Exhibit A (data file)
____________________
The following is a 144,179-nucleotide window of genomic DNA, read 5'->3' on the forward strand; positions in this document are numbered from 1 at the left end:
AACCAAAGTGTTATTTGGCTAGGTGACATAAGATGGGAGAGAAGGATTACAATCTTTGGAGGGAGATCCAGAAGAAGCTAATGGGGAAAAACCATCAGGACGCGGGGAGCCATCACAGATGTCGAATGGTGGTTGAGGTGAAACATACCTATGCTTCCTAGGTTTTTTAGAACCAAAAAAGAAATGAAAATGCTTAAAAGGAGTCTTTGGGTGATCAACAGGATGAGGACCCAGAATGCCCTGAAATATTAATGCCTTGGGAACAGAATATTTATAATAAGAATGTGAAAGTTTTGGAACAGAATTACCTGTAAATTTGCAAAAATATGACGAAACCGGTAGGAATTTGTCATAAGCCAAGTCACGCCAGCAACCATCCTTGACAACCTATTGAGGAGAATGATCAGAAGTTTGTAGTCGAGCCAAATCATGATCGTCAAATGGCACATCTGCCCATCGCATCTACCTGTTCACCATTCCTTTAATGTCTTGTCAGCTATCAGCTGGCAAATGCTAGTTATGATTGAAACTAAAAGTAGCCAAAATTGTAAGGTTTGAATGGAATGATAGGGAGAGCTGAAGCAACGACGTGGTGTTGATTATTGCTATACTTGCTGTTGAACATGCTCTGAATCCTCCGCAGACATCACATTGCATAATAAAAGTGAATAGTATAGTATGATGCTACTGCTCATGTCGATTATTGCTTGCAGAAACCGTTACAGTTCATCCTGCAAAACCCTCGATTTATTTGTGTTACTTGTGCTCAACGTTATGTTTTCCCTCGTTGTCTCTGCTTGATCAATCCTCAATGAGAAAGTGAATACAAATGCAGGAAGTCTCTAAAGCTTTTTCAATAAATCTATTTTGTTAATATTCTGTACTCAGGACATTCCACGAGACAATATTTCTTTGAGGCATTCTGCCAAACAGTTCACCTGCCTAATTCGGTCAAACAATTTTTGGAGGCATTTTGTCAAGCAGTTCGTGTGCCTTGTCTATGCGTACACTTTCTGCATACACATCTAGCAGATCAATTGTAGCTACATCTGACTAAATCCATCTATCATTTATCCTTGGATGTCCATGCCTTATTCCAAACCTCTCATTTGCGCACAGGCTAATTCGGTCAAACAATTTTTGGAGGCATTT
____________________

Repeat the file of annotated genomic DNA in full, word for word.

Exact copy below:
The following is a 144,179-nucleotide window of genomic DNA, read 5'->3' on the forward strand; positions in this document are numbered from 1 at the left end:
AACCAAAGTGTTATTTGGCTAGGTGACATAAGATGGGAGAGAAGGATTACAATCTTTGGAGGGAGATCCAGAAGAAGCTAATGGGGAAAAACCATCAGGACGCGGGGAGCCATCACAGATGTCGAATGGTGGTTGAGGTGAAACATACCTATGCTTCCTAGGTTTTTTAGAACCAAAAAAGAAATGAAAATGCTTAAAAGGAGTCTTTGGGTGATCAACAGGATGAGGACCCAGAATGCCCTGAAATATTAATGCCTTGGGAACAGAATATTTATAATAAGAATGTGAAAGTTTTGGAACAGAATTACCTGTAAATTTGCAAAAATATGACGAAACCGGTAGGAATTTGTCATAAGCCAAGTCACGCCAGCAACCATCCTTGACAACCTATTGAGGAGAATGATCAGAAGTTTGTAGTCGAGCCAAATCATGATCGTCAAATGGCACATCTGCCCATCGCATCTACCTGTTCACCATTCCTTTAATGTCTTGTCAGCTATCAGCTGGCAAATGCTAGTTATGATTGAAACTAAAAGTAGCCAAAATTGTAAGGTTTGAATGGAATGATAGGGAGAGCTGAAGCAACGACGTGGTGTTGATTATTGCTATACTTGCTGTTGAACATGCTCTGAATCCTCCGCAGACATCACATTGCATAATAAAAGTGAATAGTATAGTATGATGCTACTGCTCATGTCGATTATTGCTTGCAGAAACCGTTACAGTTCATCCTGCAAAACCCTCGATTTATTTGTGTTACTTGTGCTCAACGTTATGTTTTCCCTCGTTGTCTCTGCTTGATCAATCCTCAATGAGAAAGTGAATACAAATGCAGGAAGTCTCTAAAGCTTTTTCAATAAATCTATTTTGTTAATATTCTGTACTCAGGACATTCCACGAGACAATATTTCTTTGAGGCATTCTGCCAAACAGTTCACCTGCCTAATTCGGTCAAACAATTTTTGGAGGCATTTTGTCAAGCAGTTCGTGTGCCTTGTCTATGCGTACACTTTCTGCATACACATCTAGCAGATCAATTGTAGCTACATCTGACTAAATCCATCTATCATTTATCCTTGGATGTCCATGCCTTATTCCAAACCTCTCATTTGCGCACAGGCTAATTCGGTCAAACAATTTTTGGAGGCATTT